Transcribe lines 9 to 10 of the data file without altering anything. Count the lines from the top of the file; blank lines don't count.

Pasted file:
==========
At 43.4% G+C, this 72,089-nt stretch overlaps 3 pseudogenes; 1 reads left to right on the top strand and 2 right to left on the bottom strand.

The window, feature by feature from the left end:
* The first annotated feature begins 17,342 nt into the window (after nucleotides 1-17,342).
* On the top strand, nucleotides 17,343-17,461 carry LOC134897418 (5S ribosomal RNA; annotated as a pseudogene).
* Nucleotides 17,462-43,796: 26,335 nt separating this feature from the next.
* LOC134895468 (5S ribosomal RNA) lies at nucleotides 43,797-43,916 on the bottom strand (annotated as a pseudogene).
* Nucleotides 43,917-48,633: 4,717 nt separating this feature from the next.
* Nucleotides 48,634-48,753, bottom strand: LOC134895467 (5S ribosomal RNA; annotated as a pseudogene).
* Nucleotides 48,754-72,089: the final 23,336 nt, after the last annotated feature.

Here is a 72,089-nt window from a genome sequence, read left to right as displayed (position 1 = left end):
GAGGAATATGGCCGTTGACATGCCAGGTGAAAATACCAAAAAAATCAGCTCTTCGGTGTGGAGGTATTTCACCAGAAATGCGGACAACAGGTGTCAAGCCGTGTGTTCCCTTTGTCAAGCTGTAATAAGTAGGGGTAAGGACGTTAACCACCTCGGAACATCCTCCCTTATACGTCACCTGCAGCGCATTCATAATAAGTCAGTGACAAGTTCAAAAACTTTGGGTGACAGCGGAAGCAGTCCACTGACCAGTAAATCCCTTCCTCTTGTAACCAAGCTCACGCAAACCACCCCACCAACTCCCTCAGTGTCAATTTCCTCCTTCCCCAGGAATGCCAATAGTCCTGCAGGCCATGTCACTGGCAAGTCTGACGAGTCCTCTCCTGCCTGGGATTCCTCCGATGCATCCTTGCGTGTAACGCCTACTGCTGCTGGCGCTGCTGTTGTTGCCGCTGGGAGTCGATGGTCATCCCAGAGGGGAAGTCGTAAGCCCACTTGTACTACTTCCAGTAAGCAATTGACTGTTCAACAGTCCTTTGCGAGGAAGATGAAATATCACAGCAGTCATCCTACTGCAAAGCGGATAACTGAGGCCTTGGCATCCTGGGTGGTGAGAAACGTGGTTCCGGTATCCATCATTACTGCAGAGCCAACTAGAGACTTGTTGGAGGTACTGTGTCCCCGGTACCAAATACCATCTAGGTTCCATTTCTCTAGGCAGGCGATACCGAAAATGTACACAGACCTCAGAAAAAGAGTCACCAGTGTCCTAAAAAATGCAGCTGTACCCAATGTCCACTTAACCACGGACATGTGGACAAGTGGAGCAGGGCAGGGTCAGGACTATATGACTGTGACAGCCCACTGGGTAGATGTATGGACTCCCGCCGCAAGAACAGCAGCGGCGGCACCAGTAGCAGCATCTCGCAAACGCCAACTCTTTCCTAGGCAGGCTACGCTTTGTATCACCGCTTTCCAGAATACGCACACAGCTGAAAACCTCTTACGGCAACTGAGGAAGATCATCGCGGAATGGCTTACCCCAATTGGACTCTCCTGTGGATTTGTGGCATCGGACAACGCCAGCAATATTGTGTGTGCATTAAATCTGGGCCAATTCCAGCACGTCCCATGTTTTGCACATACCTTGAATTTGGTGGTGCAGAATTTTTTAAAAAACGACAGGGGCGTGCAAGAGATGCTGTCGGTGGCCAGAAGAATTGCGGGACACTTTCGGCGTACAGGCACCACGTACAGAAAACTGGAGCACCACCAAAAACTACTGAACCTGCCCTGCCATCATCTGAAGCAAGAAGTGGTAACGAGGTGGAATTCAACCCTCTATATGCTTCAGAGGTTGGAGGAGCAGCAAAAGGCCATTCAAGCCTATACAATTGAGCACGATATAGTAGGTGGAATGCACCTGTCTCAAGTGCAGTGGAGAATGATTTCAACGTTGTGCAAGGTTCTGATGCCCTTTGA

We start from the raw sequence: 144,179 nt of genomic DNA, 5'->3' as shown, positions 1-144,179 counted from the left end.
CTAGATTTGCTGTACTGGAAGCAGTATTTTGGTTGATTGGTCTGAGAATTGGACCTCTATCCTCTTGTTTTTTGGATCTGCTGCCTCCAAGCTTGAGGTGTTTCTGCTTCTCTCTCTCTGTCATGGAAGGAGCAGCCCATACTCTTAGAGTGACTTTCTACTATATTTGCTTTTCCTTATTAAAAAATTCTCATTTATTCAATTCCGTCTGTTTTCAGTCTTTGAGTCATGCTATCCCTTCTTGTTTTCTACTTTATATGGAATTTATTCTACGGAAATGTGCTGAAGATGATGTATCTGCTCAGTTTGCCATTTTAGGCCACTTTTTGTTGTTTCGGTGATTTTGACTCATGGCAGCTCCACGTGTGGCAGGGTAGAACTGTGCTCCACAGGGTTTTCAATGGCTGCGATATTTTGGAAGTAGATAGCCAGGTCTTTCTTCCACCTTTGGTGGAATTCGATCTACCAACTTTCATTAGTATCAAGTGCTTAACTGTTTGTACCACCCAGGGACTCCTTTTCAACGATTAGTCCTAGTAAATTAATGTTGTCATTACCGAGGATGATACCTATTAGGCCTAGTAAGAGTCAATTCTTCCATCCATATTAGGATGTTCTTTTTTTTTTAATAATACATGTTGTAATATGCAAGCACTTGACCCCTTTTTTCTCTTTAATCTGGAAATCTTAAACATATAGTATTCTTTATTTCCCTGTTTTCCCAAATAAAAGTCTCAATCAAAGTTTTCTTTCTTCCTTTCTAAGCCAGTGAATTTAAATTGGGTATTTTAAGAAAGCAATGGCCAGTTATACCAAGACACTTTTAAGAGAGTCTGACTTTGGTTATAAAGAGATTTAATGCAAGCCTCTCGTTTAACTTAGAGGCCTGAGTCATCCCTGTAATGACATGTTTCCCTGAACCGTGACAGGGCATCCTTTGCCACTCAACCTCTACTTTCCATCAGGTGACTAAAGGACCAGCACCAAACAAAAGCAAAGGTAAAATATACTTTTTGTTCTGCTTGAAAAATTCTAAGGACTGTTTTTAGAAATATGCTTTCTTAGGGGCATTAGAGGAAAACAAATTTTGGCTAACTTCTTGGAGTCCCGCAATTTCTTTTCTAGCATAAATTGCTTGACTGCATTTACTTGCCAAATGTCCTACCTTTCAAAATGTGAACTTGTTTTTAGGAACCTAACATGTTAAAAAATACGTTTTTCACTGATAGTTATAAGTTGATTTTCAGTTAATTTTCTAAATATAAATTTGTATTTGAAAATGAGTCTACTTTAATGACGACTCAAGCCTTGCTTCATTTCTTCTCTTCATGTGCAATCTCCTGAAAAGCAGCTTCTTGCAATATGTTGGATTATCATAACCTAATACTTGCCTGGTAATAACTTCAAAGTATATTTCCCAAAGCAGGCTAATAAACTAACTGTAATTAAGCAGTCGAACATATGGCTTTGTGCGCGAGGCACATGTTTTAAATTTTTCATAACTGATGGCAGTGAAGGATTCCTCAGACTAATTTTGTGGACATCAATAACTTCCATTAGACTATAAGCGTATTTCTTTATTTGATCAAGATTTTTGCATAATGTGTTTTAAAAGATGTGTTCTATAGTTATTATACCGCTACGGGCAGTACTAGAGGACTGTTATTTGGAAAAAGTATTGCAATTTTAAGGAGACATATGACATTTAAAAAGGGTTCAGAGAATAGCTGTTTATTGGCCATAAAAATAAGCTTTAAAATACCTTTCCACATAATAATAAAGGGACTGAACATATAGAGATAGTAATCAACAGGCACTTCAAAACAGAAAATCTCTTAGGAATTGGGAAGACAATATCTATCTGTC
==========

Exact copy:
* Nucleotides 48,754-72,089: the final 23,336 nt, after the last annotated feature.

Here is a 72,089-nt window from a genome sequence, read left to right as displayed (position 1 = left end):